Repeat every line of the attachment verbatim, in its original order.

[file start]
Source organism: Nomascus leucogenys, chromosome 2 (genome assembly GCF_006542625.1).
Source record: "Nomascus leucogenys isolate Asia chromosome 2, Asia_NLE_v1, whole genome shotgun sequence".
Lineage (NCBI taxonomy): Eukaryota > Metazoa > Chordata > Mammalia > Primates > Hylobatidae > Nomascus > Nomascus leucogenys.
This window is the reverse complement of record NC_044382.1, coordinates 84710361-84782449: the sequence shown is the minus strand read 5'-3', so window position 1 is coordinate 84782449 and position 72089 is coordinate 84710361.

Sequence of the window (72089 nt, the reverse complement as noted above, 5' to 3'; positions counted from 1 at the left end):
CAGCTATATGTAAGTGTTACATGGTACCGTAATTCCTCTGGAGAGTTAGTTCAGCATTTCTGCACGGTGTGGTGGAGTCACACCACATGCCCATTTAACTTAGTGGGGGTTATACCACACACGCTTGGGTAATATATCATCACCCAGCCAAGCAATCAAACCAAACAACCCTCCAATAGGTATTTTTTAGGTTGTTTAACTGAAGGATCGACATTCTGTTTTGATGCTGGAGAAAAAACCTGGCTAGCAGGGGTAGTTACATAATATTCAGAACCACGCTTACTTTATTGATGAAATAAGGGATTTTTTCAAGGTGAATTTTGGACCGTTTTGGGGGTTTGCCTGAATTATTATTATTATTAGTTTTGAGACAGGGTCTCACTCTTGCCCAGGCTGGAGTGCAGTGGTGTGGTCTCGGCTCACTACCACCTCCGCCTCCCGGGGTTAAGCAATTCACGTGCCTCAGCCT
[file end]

Source organism: Nomascus leucogenys, chromosome 2 (genome assembly GCF_006542625.1).
Source record: "Nomascus leucogenys isolate Asia chromosome 2, Asia_NLE_v1, whole genome shotgun sequence".
Lineage (NCBI taxonomy): Eukaryota > Metazoa > Chordata > Mammalia > Primates > Hylobatidae > Nomascus > Nomascus leucogenys.
This window is the reverse complement of record NC_044382.1, coordinates 84710361-84782449: the sequence shown is the minus strand read 5'-3', so window position 1 is coordinate 84782449 and position 72089 is coordinate 84710361.

Sequence of the window (72089 nt, the reverse complement as noted above, 5' to 3'; positions counted from 1 at the left end):
CAGCTATATGTAAGTGTTACATGGTACCGTAATTCCTCTGGAGAGTTAGTTCAGCATTTCTGCACGGTGTGGTGGAGTCACACCACATGCCCATTTAACTTAGTGGGGGTTATACCACACACGCTTGGGTAATATATCATCACCCAGCCAAGCAATCAAACCAAACAACCCTCCAATAGGTATTTTTTAGGTTGTTTAACTGAAGGATCGACATTCTGTTTTGATGCTGGAGAAAAAACCTGGCTAGCAGGGGTAGTTACATAATATTCAGAACCACGCTTACTTTATTGATGAAATAAGGGATTTTTTCAAGGTGAATTTTGGACCGTTTTGGGGGTTTGCCTGAATTATTATTATTATTAGTTTTGAGACAGGGTCTCACTCTTGCCCAGGCTGGAGTGCAGTGGTGTGGTCTCGGCTCACTACCACCTCCGCCTCCCGGGGTTAAGCAATTCACGTGCCTCAGCCT